U.S. technology executives predict IT spending will grow more quickly in the next 12 months than economists and industry analysts believe, according to the monthly FutureScan report on IT spending by analyst firm IDC.
IDC polled 359 IT buyers in January and found they on average expect IT spending to grow 7 percent over the next 12 months, said John Gantz, chief research officer for the research group in Massachusetts. Yet IDC, which bases its forecast on a host of market indicators, predicts IT spending will grow only 5 percent in the same time period.
IDC market indicators for IT spending growth include Wall Street expectations for the profits of publicly traded IT companies, the U.S. gross domestic product (GDP) forecast and predictions from several hundred economists from around the world, he said.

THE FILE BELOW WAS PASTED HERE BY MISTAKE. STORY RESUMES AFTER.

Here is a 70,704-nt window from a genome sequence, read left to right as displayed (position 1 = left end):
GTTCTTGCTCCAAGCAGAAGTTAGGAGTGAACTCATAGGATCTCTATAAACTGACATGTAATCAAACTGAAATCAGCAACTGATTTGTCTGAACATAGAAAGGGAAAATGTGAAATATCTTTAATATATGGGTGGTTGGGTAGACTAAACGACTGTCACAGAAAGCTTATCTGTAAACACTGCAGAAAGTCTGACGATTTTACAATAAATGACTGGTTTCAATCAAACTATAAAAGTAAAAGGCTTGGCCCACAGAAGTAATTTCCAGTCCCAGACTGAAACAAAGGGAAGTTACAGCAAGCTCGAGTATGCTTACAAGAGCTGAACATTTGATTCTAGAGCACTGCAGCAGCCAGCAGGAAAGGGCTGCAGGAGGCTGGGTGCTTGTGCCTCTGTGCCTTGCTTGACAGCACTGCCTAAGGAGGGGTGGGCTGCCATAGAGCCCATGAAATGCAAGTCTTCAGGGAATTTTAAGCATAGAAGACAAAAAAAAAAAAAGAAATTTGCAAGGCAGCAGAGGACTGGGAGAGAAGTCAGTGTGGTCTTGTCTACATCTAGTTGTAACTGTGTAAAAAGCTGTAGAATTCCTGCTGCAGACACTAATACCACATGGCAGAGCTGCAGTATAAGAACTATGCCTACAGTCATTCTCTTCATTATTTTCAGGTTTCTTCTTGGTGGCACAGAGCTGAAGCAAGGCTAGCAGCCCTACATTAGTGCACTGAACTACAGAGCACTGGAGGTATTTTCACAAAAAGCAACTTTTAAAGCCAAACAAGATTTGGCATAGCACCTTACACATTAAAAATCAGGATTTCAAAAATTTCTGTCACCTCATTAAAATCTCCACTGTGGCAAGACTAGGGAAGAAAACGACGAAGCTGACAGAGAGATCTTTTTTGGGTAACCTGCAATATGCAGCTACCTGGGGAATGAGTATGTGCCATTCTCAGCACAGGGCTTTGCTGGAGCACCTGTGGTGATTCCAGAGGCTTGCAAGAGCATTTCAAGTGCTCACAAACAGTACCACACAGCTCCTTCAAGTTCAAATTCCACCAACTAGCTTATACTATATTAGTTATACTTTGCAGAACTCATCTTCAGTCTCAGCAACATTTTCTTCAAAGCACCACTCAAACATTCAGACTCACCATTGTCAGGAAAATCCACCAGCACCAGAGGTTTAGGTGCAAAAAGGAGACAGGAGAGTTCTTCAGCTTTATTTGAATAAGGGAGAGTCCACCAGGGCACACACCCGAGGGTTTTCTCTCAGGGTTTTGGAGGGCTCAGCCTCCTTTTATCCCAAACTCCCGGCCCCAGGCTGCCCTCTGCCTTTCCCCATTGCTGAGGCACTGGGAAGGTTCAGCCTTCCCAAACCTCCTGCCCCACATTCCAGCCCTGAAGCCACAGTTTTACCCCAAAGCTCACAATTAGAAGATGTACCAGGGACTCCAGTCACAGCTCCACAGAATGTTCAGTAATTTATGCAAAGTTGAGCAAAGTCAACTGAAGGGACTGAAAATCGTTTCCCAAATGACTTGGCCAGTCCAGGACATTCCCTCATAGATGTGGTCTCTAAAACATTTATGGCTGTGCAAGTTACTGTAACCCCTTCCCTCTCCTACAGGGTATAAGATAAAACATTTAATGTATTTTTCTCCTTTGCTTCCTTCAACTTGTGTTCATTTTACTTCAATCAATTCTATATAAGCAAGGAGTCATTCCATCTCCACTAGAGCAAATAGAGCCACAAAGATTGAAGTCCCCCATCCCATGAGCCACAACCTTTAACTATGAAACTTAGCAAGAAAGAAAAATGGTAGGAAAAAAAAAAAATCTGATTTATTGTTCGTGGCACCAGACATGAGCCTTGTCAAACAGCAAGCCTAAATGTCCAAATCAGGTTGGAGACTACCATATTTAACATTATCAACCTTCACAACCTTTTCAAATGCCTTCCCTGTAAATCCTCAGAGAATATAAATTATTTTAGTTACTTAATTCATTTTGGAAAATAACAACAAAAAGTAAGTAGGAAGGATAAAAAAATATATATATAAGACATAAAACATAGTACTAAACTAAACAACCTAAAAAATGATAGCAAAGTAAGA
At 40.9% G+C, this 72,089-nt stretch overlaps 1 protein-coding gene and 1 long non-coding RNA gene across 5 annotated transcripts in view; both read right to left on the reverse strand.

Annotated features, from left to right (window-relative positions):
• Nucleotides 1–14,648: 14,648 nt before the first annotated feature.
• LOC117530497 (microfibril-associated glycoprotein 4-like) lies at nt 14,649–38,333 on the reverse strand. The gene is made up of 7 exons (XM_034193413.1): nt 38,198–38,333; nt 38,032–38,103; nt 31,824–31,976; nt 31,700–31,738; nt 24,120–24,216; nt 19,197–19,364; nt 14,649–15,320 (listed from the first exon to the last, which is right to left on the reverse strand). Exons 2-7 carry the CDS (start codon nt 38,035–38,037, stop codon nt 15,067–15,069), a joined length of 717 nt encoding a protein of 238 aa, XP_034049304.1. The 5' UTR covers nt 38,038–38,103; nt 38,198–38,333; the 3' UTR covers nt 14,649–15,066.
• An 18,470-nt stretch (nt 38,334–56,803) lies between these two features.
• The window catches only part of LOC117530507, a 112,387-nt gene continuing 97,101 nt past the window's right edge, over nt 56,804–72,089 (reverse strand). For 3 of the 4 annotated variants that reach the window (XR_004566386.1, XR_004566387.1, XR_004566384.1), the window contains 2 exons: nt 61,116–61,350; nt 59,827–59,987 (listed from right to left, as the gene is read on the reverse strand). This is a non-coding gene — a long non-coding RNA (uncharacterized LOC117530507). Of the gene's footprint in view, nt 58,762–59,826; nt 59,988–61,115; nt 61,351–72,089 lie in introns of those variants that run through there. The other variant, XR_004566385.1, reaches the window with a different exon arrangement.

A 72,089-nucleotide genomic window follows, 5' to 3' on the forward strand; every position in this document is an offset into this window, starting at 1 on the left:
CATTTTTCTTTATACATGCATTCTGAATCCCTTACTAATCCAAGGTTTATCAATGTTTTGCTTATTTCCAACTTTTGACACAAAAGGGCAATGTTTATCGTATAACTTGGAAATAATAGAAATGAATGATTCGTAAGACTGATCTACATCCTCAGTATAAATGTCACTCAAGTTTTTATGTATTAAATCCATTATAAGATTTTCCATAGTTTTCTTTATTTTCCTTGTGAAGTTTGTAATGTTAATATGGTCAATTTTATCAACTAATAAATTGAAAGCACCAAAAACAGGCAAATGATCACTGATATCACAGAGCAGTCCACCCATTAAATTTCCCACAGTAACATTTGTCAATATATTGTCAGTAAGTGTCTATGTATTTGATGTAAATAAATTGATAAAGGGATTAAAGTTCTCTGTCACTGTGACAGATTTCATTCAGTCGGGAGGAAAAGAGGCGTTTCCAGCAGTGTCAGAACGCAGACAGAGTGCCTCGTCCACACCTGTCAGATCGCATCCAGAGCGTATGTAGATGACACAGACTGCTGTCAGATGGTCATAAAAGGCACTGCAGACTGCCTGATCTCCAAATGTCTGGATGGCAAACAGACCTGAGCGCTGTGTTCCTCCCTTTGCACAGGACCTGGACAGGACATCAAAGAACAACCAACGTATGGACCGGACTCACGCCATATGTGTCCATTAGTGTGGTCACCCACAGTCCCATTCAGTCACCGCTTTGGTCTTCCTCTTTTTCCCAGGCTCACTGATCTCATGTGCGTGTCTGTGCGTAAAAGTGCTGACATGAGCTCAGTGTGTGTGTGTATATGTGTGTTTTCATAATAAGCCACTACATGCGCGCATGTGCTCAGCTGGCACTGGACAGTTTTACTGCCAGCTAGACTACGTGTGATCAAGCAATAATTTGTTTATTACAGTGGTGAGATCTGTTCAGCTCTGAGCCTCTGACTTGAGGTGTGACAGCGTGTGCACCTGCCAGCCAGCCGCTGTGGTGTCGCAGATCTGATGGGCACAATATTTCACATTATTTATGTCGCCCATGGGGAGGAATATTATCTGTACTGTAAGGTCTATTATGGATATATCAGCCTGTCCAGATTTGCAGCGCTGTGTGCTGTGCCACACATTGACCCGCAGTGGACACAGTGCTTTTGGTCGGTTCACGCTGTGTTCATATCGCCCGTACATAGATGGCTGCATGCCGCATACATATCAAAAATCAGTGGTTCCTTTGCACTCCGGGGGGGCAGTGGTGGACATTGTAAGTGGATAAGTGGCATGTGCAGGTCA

The U.S. government said the GDP experienced year over year growth of 1.1 percent for the fourth quarter of 2005, which was lower than the normal growth of about 3.5 percent, Gantz said.
During the same time period, chief information officers and line-of-business executives at technology companies also were bearish about IT spending growth, according to Gantz. "We're coming off a deep depression that took place in October," he said, attributing this dip in IT spending forecasts to the aftermath of the Hurricane Katrina disaster in the U.S.
In January, however, forecasts about IT spending rebounded among buyers polled by IDC, and they were more optimistic about growth in this area than they had been in a year, according to IDC.
If executives continue to show this optimism for IT spending growth, the U.S. may have to revise its current GDP growth forecast for the next 12 months, which is 3.4 percent, Gantz said. "Economists may change their mind," he said.
(IDC is owned by International Data Group, the IDG News Service's parent company.)